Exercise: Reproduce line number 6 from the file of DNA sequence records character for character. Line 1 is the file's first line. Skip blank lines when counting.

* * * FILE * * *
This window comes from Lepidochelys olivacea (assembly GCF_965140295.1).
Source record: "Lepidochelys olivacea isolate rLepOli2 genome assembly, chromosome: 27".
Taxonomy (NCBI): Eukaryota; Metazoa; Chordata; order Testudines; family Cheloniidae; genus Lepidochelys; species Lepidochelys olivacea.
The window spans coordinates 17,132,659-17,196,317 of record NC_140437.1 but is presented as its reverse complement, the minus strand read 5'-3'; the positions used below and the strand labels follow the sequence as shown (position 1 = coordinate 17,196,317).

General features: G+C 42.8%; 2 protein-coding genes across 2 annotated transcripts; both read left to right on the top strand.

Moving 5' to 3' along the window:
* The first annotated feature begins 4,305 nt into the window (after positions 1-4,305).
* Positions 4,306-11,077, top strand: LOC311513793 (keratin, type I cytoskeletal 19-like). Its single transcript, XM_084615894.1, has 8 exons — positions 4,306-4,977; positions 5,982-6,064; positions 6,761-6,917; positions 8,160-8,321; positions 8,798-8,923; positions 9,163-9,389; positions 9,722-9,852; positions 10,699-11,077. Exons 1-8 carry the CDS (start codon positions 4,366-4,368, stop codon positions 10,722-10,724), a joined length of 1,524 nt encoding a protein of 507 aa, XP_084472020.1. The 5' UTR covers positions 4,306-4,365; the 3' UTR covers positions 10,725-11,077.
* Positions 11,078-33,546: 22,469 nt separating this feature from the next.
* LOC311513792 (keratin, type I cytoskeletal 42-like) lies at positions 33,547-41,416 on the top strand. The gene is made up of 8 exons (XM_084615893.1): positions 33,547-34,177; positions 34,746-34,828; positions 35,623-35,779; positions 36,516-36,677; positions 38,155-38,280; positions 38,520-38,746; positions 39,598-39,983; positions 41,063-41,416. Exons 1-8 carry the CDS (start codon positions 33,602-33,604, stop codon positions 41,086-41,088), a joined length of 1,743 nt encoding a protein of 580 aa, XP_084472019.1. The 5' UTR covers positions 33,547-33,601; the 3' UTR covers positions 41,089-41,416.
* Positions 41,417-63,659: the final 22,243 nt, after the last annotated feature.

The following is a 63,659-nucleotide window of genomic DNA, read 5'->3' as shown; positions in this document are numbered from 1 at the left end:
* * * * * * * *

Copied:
Moving 5' to 3' along the window: